In her memoir, Di Giovanni describes her decision in her early 40s to leave her life in war zones behind, at least for awhile, to start a family in Paris with a French war photographer and love of her life. While one would expect her to experience relief at finally getting out of the insecurity of war and into a comfortable Parisian life, the reality is that human beings, like the conflicts we create with each other, are much more complicated. From her apartment in one of Paris’s quietest districts, she describes hoarding food, water, antibiotics and drafting an evacuation plan in case the city was ever under siege. When recounting her actions, she recalls that she never worried about being able to take care of herself, but the idea of being responsible for her infant son in a situation like the ones she has seen in the field gave her overwhelming anxiety.  Di Giovanni never felt afraid when she was dodging snipers in Sarajevo or negotiating with drugged and armed child soldiers in Cote d’Ivoire. Instead the realities and responsibilities of parenthood triggered the debilitating terror for which she had never gotten treatment.

Di Giovanni cites the disproportionate number of war correspondents who experience depression, substance abuse and suicide, all suggestive of untreated PTSD.  Whether symptoms strike at the work site or after returning home, the consequences can be deadly. She describes PTSD manifesting itself in reckless behavior, like her colleague who had once driven around Sniper Alley in Sarajevo with his car spray painted: Don’t waste your bullets; I am immortal.  Attributing her actions to the overconfidence of the survivor, she once argued with a soldier who had a weapon pointed at her heart to let her companion, a rebel who was surely to be executed, go free. After years of running into dangerous situations and not knowing where she would sleep each night, she came home to find that the danger she had evaded in the field felt as close and menacing as ever.

War correspondents make a career of helping us understand what it’s like to live in the absence of safety. Janine Di Giovanni’s memoir of living with PTSD offers a glimpse of how journalists experience that insecurity long after their assignment is over.

I first encountered Janine Di Giovanni’s work in Best American Travel Writing 2014. Her essay on covering the Bosnian War was so engrossing that I pursued her other works, including a piece about Syria in Best American Nonrequired Reading 2014. To find her thought-provoking and candid coverage of conflict zones all over the world, search for her name in the library’s EbscoHost Academic Search Complete  database.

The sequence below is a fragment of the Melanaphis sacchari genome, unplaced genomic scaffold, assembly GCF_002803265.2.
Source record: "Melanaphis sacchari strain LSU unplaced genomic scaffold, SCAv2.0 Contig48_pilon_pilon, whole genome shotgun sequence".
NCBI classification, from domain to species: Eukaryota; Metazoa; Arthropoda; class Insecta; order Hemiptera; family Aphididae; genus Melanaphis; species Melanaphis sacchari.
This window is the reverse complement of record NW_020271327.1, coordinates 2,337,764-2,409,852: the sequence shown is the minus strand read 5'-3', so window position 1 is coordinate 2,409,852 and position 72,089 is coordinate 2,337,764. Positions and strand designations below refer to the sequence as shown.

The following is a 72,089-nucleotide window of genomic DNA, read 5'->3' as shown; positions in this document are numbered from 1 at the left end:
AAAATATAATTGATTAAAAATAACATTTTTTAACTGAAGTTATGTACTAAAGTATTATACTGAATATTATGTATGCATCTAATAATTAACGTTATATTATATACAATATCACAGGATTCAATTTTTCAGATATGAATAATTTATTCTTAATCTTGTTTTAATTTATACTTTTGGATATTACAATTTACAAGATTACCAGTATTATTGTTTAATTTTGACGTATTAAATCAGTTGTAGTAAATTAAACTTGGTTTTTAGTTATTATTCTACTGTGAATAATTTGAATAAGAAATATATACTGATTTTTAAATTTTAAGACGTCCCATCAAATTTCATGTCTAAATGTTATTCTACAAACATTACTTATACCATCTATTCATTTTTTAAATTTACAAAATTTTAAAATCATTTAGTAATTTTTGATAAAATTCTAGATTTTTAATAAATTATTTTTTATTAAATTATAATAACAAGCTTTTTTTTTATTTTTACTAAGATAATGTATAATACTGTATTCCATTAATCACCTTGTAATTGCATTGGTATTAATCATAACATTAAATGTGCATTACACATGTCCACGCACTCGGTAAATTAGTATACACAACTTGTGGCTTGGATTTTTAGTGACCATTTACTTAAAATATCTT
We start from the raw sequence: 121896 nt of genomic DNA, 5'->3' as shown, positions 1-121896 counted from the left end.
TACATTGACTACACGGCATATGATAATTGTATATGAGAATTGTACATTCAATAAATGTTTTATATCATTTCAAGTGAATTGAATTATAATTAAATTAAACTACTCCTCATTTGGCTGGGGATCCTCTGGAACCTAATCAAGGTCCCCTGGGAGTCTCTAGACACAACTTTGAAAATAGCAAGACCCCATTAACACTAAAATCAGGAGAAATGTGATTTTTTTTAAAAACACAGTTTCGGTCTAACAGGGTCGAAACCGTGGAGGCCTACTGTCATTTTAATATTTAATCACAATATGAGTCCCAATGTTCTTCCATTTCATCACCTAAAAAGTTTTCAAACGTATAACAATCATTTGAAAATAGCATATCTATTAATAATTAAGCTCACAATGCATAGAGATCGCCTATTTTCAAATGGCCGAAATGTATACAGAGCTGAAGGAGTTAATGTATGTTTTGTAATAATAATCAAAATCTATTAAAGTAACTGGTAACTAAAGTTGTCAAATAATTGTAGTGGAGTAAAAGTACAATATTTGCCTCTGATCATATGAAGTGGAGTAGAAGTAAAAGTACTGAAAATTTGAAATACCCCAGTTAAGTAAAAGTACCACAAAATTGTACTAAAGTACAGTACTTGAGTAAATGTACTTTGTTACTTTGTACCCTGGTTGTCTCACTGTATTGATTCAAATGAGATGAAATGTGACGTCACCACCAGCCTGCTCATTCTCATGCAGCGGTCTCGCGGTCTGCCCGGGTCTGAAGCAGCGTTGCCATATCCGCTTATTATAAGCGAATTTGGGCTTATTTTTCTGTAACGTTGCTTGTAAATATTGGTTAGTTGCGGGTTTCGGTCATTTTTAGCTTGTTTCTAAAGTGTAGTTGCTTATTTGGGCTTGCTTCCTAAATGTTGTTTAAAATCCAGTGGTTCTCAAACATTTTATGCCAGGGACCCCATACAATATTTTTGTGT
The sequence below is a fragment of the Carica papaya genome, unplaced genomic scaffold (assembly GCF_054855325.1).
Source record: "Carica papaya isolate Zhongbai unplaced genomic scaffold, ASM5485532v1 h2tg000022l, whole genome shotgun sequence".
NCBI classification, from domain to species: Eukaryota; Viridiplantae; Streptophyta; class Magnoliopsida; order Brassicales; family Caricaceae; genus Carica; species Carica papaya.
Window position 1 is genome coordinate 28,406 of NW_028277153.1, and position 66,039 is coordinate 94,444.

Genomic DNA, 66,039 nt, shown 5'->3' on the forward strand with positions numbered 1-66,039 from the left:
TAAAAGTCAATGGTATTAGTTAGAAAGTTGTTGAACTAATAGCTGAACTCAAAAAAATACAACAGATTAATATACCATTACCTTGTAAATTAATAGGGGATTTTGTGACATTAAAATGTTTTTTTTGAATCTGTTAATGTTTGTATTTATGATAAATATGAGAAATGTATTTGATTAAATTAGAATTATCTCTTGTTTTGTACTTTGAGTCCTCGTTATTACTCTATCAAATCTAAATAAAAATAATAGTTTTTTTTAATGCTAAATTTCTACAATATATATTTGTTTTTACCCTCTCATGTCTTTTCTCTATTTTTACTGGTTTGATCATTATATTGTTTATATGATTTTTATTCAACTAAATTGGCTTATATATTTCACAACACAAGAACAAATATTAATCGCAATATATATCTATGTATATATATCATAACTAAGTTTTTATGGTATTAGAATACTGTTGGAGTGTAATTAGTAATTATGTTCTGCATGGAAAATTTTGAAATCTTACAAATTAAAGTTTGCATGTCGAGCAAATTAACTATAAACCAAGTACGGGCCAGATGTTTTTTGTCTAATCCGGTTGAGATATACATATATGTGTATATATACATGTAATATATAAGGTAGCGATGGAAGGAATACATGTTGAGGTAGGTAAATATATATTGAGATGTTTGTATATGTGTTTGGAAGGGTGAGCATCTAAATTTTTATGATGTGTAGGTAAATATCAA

Her new book, Seven Days in Syria, is due out this summer.

Formats Available: Book (Regular Print)

Reviewed by Valerie, Iroquois Branch

The Mockingbird Next Door

Interest piqued by the recent announcement that American literary legend Harper Lee will be publishing a new novel? Want to know what the author of one of the most widely read books in America has been doing for the past 50+ years? Marja MillsThe Mockingbird Next Door: Life With Harper Lee is just about the only option you have, but fortunately it’s an excellent one.

harperlee

Lee, who was last in the public eye in the mid-1960s, has eschewed numerous opportunities to be recognized for her literary masterpiece, a book that helped fuel the progress of Civil Rights era reforms and whose hero, small town attorney Atticus Finch, continues to inspire readers today. Her motivations, as outlined by Mills, are certainly relatable: a desire to protect her own privacy and of those she loves; a distrust of those wishing to capitalize on her opus; and a general distaste for constantly being in the spotlight.

When writing Harper Lee’s biography, journalist Mills had to work hard to gain the author’s trust. The Chicago Tribune writer moved to Monroeville, AL with the intention of getting a few interviews and slowly developed earnest friendships with both Lee and her sister. Why did Lee lift the veil on her life now, why not live the rest of her days enjoying her privacy? Mills offers a few explanations. First, she wanted to have the story of the Lee family told by someone she trusted. Second, she wanted to set the record straight on a few things, namely any controversy that remains over who actually wrote To Kill a Mockingbird (Truman Capote, Lee’s childhood friend, had once claimed credit) and some allegations levied by Capote regarding Lee’s mother. Lee and Capote’s friendship had a long history and had even blossomed into a professional collaboration when she traveled to Kansas with him in the early 1960s to do research for what would later become In Cold Blood. The pain of betrayal Lee experienced with Capote is palpable in Mills’ pages.